Kyrgyzstan Leader: 2,000 May Be Dead in Clashes

Kyrgyzstan's interim government leader Rosa Otunbayeva, center, wearing a flak jacket, waves after landing by military helicopter on the central square in the southern Kyrgyz city of Osh, Kyrgyzstan, June 18, 2010. AP Photo

Kyrgyzstan's interim president said Friday that the death toll from the ethnic clashes that have rocked the country's south could be near 2,000, as she made her first visit to a riot-hit town since the unrest broke out.

Kyrgyz Health Ministry officials figures put the number of killed in rampages, led mainly by ethnic Kyrgyz, at 191.

"I would increase by ten times the official data on the number of people killed," Interim President Roza Otunbayeva said, according to her spokesman, Farid Niyazov. She said current figures don't take into account those buried before sundown on the day of death, in keeping with Muslim tradition, according to the spokesman.

In addition, hundreds of thousands of ethnic Uzbeks have fled the area.

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U.S. Assistant Secretary of State Robert Blake, visiting a refugee camp in Uzbekistan about 3 miles from the Kyrgyz border, called for an investigation into the violence and said he was working to ensure the refugees would be able to return home safely

Otumbayeva arrived early Friday by helicopter in the central square of Osh, a city of 250,000. Parts of the city have been reduced to rubble by roving mobs of young Kyrgyz men who burned down Uzbek homes and attacked Uzbek-owned businesses in violence that began late last week.

"We have to give hope that we shall restore the city, return all the refugees and create all the conditions for that," she said.

She insisted good will between ethnic Kyrgyz and Uzbeks would end hostilities.

The United Nations estimates that 400,000 people fled the country's south after ethnic Kyrgyz killed hundreds — chiefly Uzbeks.

Up to 100,000 people have crossed the nearby border into neighboring Uzbekistan where they are getting food and water in specially created camps. Thousands more remain camped out in squalid conditions on the Kyrgyz side of the border, unable to cross due to Uzbek restrictions.

At one camp in Uzbekistan, in a former polymer plant near the Kyrgyz border, Blake was swamped by throngs of crying refugees, mainly older woman and children, complaining they were desperate to return home but too fearful of fresh attacks to do so.

"We ... believe there should be an investigation," he said, an Uzbek interpreter at his side. "We are working with the government of Kyrgyzstan to provide security so you can return home safely,"

Blake, who was accompanied by two-dozen-strong security detail, appeared to be conducting his own probe, asking the refugees if they thought the violence had been organized, as the United Nations and Kyrgyz authorities have claimed.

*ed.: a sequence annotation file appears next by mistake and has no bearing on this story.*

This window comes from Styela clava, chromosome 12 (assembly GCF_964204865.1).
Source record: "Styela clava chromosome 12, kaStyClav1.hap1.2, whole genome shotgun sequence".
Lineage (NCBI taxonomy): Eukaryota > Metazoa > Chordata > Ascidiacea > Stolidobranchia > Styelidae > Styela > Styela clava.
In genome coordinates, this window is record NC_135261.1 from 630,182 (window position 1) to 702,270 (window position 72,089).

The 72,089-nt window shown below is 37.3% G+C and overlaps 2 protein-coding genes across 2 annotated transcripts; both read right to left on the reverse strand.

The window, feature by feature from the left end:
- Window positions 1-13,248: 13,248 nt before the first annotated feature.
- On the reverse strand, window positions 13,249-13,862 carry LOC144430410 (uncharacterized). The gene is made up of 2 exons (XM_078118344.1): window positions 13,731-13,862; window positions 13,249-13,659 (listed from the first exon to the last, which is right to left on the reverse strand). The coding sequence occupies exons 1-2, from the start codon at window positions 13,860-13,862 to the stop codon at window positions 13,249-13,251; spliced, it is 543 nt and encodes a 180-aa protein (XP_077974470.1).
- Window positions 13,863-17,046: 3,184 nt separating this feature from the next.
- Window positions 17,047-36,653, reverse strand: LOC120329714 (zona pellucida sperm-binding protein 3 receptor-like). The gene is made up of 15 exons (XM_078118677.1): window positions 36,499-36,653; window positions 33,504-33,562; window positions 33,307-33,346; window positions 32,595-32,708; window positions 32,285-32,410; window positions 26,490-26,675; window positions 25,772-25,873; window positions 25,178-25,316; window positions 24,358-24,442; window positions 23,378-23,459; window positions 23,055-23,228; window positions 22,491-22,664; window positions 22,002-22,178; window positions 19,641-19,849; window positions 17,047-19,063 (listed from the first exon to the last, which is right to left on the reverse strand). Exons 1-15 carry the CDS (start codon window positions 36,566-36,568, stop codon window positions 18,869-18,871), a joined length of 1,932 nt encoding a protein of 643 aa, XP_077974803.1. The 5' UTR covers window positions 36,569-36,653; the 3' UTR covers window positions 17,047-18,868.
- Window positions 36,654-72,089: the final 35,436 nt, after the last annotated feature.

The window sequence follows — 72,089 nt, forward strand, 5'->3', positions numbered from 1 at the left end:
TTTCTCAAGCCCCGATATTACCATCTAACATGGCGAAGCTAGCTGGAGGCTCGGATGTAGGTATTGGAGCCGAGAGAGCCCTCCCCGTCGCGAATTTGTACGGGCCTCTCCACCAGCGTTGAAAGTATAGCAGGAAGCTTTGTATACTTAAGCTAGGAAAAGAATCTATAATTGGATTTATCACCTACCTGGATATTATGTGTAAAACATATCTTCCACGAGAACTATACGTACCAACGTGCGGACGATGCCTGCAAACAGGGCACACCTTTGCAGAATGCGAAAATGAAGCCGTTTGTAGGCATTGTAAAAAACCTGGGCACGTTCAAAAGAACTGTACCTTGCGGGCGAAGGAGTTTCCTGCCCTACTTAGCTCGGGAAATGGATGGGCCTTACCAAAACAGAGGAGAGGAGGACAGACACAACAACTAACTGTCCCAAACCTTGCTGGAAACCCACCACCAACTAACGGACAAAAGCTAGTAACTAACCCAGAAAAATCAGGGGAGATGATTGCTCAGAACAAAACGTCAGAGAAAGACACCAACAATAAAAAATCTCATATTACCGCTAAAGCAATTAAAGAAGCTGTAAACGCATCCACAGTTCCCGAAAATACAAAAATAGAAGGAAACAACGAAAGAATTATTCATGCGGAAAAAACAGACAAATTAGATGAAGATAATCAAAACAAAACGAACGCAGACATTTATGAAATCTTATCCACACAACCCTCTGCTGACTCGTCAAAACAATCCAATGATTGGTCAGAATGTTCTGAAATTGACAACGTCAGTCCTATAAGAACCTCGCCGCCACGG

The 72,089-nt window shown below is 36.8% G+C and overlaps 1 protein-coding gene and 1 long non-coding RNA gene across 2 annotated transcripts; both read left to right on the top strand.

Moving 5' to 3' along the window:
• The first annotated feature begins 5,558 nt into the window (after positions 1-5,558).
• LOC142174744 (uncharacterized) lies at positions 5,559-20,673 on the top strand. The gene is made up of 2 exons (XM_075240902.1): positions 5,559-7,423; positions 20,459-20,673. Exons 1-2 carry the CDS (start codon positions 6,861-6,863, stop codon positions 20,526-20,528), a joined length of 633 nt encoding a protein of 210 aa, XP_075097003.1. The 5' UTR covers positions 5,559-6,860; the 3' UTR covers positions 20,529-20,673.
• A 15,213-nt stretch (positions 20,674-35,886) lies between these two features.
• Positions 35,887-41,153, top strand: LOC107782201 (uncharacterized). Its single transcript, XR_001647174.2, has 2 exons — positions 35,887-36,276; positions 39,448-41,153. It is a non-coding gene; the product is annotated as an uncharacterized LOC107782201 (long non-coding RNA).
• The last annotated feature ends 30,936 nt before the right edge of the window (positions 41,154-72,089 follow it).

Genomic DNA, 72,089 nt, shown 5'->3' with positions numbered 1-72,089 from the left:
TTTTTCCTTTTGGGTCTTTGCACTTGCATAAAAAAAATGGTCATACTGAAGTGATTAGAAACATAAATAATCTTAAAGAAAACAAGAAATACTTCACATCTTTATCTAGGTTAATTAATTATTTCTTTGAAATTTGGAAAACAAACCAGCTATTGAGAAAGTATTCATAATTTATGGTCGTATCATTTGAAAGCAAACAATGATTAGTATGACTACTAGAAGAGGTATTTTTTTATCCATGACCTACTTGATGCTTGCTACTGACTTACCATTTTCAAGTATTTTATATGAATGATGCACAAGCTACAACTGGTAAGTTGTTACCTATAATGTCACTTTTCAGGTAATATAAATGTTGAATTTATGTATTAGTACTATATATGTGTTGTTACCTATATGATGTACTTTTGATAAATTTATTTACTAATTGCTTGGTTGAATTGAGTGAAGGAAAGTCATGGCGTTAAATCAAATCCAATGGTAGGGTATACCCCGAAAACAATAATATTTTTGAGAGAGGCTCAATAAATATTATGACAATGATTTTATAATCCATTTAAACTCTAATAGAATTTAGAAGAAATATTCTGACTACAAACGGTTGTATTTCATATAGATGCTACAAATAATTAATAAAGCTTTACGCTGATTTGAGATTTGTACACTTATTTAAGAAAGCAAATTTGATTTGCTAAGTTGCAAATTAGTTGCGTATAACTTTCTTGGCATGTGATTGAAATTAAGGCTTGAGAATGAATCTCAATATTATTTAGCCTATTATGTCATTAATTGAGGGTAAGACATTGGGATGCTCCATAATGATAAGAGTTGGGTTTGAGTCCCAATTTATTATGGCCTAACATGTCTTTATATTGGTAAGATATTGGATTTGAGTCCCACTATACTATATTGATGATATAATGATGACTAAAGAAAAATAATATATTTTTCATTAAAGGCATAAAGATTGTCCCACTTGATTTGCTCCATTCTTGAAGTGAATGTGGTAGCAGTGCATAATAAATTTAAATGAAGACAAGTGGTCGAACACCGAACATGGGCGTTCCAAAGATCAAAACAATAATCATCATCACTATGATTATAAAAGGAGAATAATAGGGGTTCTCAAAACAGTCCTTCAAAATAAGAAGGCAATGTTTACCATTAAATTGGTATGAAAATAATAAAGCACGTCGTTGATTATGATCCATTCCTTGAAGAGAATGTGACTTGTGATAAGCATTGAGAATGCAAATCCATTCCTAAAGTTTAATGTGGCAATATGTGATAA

"Yes, of course it was organized, it all happened so unexpectedly," answered one refugee, Nasiba Mamyrdzhanova, from Osh. "We didn't have any weapons, only sticks," said the refugee, wearing a traditional Uzbek long-sleeved dress with a bright headscarf.

Kyrgyz authorities have said the violence was sparked deliberately by associates of Kurmanbek Bakiyev, the president who was toppled in April in a bloody uprising. The U.N. has said the unrest appeared orchestrated but has stopped short of apportioning blame.

Ethnic Uzbeks on Thursday accused security forces of standing by or even helping ethnic-majority Kyrgyz mobs as they slaughtered people and burned down neighborhoods. Col. Iskander Ikramov, the chief of the Kyrgyz military in the south, rejected allegations of troop involvement in the riots but said the army didn't interfere in the conflict because it was not supposed to play the role of a police force.

The military and police set up roadblocks and began patrols this week after the worst violence was over.

Uzbeks interviewed by Associated Press journalists in Osh said that on one street alone, ethnic Kyrgyz men sexually assaulted and beat more than 10 Uzbek women and girls, including some pregnant women and children as young as 12.

Members of the Kyrgyz community have denied accusations of brutality and have accused Uzbeks of raping Kyrgyz women. Eyewitnesses and experts say many Kyrgyz were killed in the unrest, but most victims appear to have been Uzbeks, traditional farmers and traders who speak a different Turkic language and have been more prosperous than the Kyrgyz, who come from a nomadic tradition.

More than 1 million Uzbeks who lived in Kyrgyzstan before the crisis had few representatives in power and pushed for broader political and cultural rights. About 800,000 of them lived in the south, rivaling Kyrgyz in numbers in Osh and Jalal-Abad. Both ethnic groups are predominantly Sunni Muslim.

Meanwhile, in Bishkek, the capital, human rights advocates were gathering in the center to demand authorities probe the alleged arrest of their colleague in the southern city of Jalal-Abad, who said he had filmed rioting that spread there.
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